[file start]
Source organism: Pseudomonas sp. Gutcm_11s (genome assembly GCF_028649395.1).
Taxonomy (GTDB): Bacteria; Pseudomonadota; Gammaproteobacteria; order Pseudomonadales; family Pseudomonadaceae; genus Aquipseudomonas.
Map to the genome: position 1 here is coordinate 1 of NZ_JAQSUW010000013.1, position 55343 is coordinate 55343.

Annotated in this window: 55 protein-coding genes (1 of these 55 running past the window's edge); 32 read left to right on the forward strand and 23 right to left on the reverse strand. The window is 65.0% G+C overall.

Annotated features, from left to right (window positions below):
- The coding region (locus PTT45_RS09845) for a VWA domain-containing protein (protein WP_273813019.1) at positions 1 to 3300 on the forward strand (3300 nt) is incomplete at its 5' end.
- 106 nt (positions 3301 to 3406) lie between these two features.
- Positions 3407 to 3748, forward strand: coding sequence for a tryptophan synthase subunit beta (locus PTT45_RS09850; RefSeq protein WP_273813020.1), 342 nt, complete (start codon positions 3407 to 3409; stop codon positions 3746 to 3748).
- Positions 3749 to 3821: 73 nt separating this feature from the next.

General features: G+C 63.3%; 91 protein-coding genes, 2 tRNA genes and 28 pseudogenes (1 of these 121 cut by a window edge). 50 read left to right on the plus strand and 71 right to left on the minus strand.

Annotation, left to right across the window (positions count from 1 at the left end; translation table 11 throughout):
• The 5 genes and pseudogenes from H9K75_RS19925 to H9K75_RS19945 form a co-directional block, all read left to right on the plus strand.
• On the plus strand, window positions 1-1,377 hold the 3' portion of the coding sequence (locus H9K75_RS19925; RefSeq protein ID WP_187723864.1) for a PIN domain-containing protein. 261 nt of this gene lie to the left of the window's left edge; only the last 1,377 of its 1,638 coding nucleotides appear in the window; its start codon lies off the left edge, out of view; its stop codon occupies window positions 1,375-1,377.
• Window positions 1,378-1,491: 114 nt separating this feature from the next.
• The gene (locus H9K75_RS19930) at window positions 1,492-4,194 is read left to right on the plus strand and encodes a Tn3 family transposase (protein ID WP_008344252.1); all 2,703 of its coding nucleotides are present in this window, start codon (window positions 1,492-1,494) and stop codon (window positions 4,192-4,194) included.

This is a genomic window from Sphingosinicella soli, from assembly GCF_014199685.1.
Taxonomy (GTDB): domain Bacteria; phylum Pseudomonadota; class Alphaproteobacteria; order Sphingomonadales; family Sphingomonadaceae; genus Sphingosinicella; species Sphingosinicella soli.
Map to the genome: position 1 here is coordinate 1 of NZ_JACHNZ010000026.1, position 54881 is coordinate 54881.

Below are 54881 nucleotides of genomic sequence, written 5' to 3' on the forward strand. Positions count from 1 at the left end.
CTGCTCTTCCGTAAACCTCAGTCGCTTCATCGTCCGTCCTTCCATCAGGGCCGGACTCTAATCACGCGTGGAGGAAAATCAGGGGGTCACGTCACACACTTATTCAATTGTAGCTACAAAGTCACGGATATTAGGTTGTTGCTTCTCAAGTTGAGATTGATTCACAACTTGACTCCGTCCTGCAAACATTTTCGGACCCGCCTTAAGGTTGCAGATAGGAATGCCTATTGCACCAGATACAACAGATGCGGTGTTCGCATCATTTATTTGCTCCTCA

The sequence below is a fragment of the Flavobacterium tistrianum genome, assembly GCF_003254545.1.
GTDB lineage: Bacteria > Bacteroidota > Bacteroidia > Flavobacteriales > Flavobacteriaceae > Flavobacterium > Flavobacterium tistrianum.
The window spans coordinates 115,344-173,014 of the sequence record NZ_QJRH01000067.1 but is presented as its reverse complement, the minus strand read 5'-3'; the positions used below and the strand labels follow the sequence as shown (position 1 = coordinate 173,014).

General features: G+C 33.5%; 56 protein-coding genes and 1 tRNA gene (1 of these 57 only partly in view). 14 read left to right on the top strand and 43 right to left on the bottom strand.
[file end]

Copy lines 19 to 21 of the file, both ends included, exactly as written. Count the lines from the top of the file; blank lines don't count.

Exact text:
Below are 54881 nucleotides of genomic sequence, written 5' to 3' on the forward strand. Positions count from 1 at the left end.
CTGCTCTTCCGTAAACCTCAGTCGCTTCATCGTCCGTCCTTCCATCAGGGCCGGACTCTAATCACGCGTGGAGGAAAATCAGGGGGTCACGTCACACACTTATTCAATTGTAGCTACAAAGTCACGGATATTAGGTTGTTGCTTCTCAAGTTGAGATTGATTCACAACTTGACTCCGTCCTGCAAACATTTTCGGACCCGCCTTAAGGTTGCAGATAGGAATGCCTATTGCACCAGATACAACAGATGCGGTGTTCGCATCATTTATTTGCTCCTCA

The sequence below is a fragment of the Flavobacterium tistrianum genome, assembly GCF_003254545.1.